The importance of visuals in course design cannot be overstated. Most instructional designers and educators don't have a background in art and design. So, it can be easy for those teaching and designing courses to overlook the importance of visual design, often to the class's detriment. People look to visuals as their first impression of legitimacy. Graphic designers know this better than anyone. There is a reason why companies pay a premium to these visual pros to communicate trust and reliability to their customers through product and brand design. Learning is no different. Not only can a course with poor visual design communicate a lack of validity to the learner, but in e-learning, it can also make a class challenging to navigate, as visuals signal how we are intended to move through the content.
I realize that as an artist and designer myself, I am thoroughly biased on this topic. For this reason, I will organize this post around critical statistics about how humans perceive visual information and offer some guidance on how to get the visuals right, even if you have no training in art and design.
90 percent of information transmitted to the brain is visual.
This is significant, and if educators and instructional designers aren't leveraging this fact, they are missing a huge opportunity to engage their learners.
Visuals are committed to long-term memory.
Words are only processed in our short-term memory. So, to ensure that learners store information in their long-term memory, we need to pair concepts with meaningful images.
Visuals are processed 60,000X faster in the brain than text.
Time is a limited resource in the classroom, and there never seems to be enough of it. Using visuals can help us ensure that our students are grasping concepts more quickly and more firmly.
65 percent of the population are visual learners.
Given this statistic, it is likely that many learners in any given course are visual learners. By meaningfully incorporating visuals, educators and instructional designers are directly reaching this large demographic, in addition to reaping all of the benefits of the statistics mentioned above.
Clearly, visual design is essential, but how can those teaching and designing courses with no background in art and design ensure they incorporate good visual design? Here are some tips:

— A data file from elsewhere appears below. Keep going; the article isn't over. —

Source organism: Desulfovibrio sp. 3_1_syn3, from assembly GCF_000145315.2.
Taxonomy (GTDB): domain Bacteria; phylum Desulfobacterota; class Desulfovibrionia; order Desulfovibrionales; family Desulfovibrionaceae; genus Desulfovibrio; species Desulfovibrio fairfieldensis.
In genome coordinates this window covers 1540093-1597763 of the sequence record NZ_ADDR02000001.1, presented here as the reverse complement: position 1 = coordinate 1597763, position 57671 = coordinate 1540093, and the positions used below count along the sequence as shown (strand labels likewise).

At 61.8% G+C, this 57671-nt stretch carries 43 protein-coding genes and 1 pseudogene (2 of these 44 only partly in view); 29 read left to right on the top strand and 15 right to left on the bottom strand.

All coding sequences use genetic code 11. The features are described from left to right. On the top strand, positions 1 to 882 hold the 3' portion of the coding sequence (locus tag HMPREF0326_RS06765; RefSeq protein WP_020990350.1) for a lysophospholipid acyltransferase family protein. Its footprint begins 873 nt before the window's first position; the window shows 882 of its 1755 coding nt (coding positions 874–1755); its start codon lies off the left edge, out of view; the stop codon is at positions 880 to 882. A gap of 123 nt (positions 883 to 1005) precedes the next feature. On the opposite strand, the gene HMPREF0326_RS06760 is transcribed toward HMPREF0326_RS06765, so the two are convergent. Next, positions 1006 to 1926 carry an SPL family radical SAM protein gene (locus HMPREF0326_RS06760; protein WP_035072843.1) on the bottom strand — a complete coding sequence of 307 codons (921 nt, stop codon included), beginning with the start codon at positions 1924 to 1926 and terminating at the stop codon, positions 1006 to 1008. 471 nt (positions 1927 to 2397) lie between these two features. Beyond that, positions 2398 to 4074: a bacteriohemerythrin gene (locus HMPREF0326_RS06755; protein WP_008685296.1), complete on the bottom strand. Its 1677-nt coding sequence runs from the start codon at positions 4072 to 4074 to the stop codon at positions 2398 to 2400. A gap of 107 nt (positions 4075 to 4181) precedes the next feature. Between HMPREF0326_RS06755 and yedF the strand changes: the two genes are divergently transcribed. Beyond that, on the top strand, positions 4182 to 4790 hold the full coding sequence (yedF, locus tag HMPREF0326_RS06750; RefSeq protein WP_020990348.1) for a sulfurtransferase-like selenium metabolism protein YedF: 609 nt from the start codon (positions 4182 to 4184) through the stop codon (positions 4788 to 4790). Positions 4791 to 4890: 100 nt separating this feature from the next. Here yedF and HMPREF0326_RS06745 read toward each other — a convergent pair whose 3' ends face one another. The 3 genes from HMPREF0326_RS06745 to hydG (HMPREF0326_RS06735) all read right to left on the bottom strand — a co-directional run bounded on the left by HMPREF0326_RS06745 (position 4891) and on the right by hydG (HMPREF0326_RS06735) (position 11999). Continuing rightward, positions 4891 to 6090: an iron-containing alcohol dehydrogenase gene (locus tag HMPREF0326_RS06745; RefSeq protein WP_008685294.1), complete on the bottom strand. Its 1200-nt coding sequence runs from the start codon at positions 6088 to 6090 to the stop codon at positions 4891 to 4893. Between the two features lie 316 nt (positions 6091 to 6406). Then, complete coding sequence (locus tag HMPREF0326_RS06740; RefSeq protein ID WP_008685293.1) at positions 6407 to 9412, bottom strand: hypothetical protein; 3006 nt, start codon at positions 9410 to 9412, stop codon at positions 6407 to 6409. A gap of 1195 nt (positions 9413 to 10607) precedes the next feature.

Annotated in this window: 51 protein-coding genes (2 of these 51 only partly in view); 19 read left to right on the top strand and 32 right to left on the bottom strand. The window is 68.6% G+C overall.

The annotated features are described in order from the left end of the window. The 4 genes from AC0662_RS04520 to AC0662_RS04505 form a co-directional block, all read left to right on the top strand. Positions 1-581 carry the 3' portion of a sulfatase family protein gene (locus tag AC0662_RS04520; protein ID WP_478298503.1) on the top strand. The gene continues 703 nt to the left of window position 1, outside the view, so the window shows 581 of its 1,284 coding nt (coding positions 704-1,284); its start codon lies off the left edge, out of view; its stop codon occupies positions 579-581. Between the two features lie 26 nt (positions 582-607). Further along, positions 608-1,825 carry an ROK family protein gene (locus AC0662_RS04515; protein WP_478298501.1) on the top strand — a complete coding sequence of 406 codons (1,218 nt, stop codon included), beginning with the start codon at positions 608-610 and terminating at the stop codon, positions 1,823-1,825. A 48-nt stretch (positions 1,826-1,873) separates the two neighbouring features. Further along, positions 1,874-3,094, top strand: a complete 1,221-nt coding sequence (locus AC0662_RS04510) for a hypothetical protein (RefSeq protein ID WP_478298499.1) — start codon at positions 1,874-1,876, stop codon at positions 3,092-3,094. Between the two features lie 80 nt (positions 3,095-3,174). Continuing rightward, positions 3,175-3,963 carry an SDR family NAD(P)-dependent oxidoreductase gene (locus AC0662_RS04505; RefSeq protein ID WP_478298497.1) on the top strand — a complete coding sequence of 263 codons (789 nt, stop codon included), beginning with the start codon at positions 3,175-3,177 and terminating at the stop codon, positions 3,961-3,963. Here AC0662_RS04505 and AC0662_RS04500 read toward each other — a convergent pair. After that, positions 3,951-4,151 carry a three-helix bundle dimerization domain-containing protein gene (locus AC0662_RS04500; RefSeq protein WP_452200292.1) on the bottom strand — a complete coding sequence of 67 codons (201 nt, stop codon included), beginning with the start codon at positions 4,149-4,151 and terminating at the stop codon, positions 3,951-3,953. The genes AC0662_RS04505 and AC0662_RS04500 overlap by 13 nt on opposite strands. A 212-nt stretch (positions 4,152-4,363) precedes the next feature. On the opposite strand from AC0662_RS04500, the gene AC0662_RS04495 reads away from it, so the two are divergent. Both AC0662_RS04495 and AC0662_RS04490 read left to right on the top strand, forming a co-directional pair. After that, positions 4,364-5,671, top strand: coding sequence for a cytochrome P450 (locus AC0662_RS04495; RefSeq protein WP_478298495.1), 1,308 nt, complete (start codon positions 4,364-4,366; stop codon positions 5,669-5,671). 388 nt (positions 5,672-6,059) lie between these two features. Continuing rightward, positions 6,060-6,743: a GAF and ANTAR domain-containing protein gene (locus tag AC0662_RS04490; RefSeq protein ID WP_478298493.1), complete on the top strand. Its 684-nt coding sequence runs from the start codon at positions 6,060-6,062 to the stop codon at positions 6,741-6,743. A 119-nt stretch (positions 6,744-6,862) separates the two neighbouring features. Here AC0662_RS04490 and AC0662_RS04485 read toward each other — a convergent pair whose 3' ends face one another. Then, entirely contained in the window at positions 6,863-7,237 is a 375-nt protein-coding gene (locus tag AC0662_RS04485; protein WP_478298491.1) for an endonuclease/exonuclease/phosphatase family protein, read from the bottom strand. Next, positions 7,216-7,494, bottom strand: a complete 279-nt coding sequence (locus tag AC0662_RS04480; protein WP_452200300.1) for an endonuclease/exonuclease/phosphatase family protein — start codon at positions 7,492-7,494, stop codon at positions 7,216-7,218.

Good visual design utilizes an economy of imagery to get the message across clearly and efficiently. Don't overdo it with too many colors, fonts, images, or animations. Choose images that use visual shorthand for straightforward and efficient communication.
One of the cardinal sins of visual design is inconsistency. Not only does it look bad, but it creates visual confusion. Before you start producing your design, choose one to two fonts and an appropriate color palette and use them consistently. When choosing illustrations or photos, try to choose images with a similar style that aligns with the tone you have set with your color and font choices.
We can use images to great effect to clarify complex information. Our brains are pre-wired to interpret relationships between objects. We can leverage this fact to create visuals that uncomplicate that which sounds complicated in words.
Direct the learner's gaze to essential information through visual emphasis. Emphasis can be achieved using scale where the largest visual is perceived as most important, creating a visual path that leads to what is most essential or contrasting the most critical information from all other information through a color change.
It is important to remember that since visuals are so powerful in the learning process, they can negatively impact learning if we don't implement them in a meaningful way. Choosing poor-quality images or simply adding visuals for the sake of adding visuals is always a bad idea. Students subconsciously try to determine the message and purpose of the image, and they lose trust if they find none. Visual design is essential for effective and engaging courses. I guarantee that any time invested in building this skill is time well spent for educators.